Of course, Emery's behavior catches up to her and her secret crusade is used as a means to blackmail her into abandoning her life, faking her death and wiping her implant clean so no one can find her on the internet (Isn’t… the destruction of her life what she seeks to avoid in being blackmailed?{There's a difference between disappearing utterly for 10 years and going to jail for longer and destroying your family and possibly close friends in the process}). She's blackmailed by a shadowy corporation that specializes in transporting data that people want kept secret using foot mobile couriers. They encode the data in the couriers blood, have the courier walk over to the drop point. Blood is drawn the data decoded and the freshly scrubbed blood is put right back into the courier. There's a time limit, after 3 days the alteration to the couriers blood starts making them sick and will eventually kill them, the couriers call it the curdle. This process only works on people with a rare trait in their DNA that allow their blood to carry the data. Emery, unlucky girl, is one of those people. I'm going to be honest, I have no idea how any part of that process would even work, but Ms. Teffaeu does a good job of outlining the limitations of the technology and its effects, which is all you need to do to tell an effective story. Plus given that I've literally reviewed stories about water-magic using elves in this review series, I don't think I'm going to be to picky on whether or not the technology is even possible. Ms. Teffaeu also does a good job of exploring Emery's complicated relationship with her employer and her fellow employees. In one sense they're her capturers, they have forced her into this job and cut her off from all contact with the outside world and she hates that. On the other side, they have taught her a wide variety of new skills and given her access to all sorts of new knowledge. On top of this her employers are fairly skilled in the use of carrot and stick. Promising her that if she follows the rules and provides good service that she will be allowed to recontact her friends and family. On top of that they provide a living to her parents disguised as a death benefit. On the flip side if she ever breaks the rules, she'll have her implant removed and be dumped in the Terrestrial District as a blacklisted Disconnect. They're even smart enough to have a handler who is mainly there to train her and look after her, so she has a sympathetic figure to serve as an authority figure. Her handler helps her deal with a couple of problems from before her conscription and giving her, among other things, closure. This is honestly a pretty good way to develop Stockholm Syndrome in an person. They feel they have reasons to be grateful and enjoy the work despite the fact that the only reasons they don't qualify as slave labor is that they’re paid and they are allowed to go free in 10 years. I suppose to be fair I should note that a good many of her coworkers are there voluntarily, having accepted an offer of secretive and dangerous but highly paid work. So Emery being a sort of highly paid hostage of sorts is not the norm for her employers and gives us a sense of just how rare her genotype is that they would resort to those methods.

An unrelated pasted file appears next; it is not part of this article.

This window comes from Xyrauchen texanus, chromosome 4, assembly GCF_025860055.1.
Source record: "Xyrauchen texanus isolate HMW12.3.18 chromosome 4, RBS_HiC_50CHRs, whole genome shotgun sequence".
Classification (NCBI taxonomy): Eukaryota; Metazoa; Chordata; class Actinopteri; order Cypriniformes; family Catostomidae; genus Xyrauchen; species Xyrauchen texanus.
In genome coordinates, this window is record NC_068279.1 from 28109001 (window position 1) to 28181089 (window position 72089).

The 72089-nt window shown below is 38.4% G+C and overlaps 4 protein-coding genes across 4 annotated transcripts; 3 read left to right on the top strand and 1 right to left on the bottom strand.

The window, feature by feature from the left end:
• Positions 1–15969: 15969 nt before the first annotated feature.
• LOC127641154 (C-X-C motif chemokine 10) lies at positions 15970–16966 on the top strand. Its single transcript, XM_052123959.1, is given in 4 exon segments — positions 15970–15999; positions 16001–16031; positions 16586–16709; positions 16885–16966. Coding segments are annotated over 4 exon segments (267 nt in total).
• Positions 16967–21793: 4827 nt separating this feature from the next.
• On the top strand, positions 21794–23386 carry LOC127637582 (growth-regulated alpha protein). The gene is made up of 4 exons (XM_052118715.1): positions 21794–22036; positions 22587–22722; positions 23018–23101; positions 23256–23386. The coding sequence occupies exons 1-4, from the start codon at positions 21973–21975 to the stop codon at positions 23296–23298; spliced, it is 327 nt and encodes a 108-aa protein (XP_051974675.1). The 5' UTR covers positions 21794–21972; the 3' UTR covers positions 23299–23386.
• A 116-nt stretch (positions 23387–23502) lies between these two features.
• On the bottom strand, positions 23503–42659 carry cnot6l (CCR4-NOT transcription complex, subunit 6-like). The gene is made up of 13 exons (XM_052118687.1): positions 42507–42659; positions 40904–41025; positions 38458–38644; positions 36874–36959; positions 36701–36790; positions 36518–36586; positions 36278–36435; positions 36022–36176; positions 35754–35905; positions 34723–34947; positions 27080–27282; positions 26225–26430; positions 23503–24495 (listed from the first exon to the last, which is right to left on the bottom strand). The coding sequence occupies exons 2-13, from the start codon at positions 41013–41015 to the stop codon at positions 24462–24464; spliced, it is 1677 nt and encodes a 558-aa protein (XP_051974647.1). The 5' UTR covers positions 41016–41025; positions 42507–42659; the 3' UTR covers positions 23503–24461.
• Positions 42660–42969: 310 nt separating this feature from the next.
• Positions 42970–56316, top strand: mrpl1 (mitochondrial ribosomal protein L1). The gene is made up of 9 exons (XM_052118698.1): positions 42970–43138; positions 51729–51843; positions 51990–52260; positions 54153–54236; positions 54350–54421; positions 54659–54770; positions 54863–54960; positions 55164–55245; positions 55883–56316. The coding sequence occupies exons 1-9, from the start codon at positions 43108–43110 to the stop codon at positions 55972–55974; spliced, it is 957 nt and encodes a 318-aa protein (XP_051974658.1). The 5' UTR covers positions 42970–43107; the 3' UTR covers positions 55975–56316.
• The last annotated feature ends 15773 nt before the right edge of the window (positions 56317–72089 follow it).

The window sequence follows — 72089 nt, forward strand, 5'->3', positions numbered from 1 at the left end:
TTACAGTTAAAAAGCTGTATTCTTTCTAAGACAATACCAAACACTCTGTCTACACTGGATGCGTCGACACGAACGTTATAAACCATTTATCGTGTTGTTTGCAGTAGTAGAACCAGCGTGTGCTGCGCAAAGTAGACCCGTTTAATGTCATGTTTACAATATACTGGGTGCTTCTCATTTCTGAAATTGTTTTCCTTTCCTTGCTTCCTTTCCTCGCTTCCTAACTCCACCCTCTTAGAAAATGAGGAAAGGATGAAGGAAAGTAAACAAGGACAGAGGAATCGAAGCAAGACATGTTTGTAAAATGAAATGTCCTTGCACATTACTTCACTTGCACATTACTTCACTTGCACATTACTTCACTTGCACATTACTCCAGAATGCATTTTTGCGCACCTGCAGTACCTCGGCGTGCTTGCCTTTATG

Of course everything goes sideways when Emery is tapped for a super secret run with government data that goes bad. With unknown people trying to hijack the data (which means hijacking her) and her unable to tell who to trust, Emery has to go to ground. She must figure out who she can trust, what's she carrying and who would want this data so bad that they would kill for it. In the process she finds herself between an increasingly militant Disconnect movement determined to escape the city and an unknown conspiracy determined to control emergence into the new world. Can Emery figure out what she's carrying, why everyone is determined to get it out of her veins with or without her help and can she do so before the curdle kills her? You'll have to read to find out.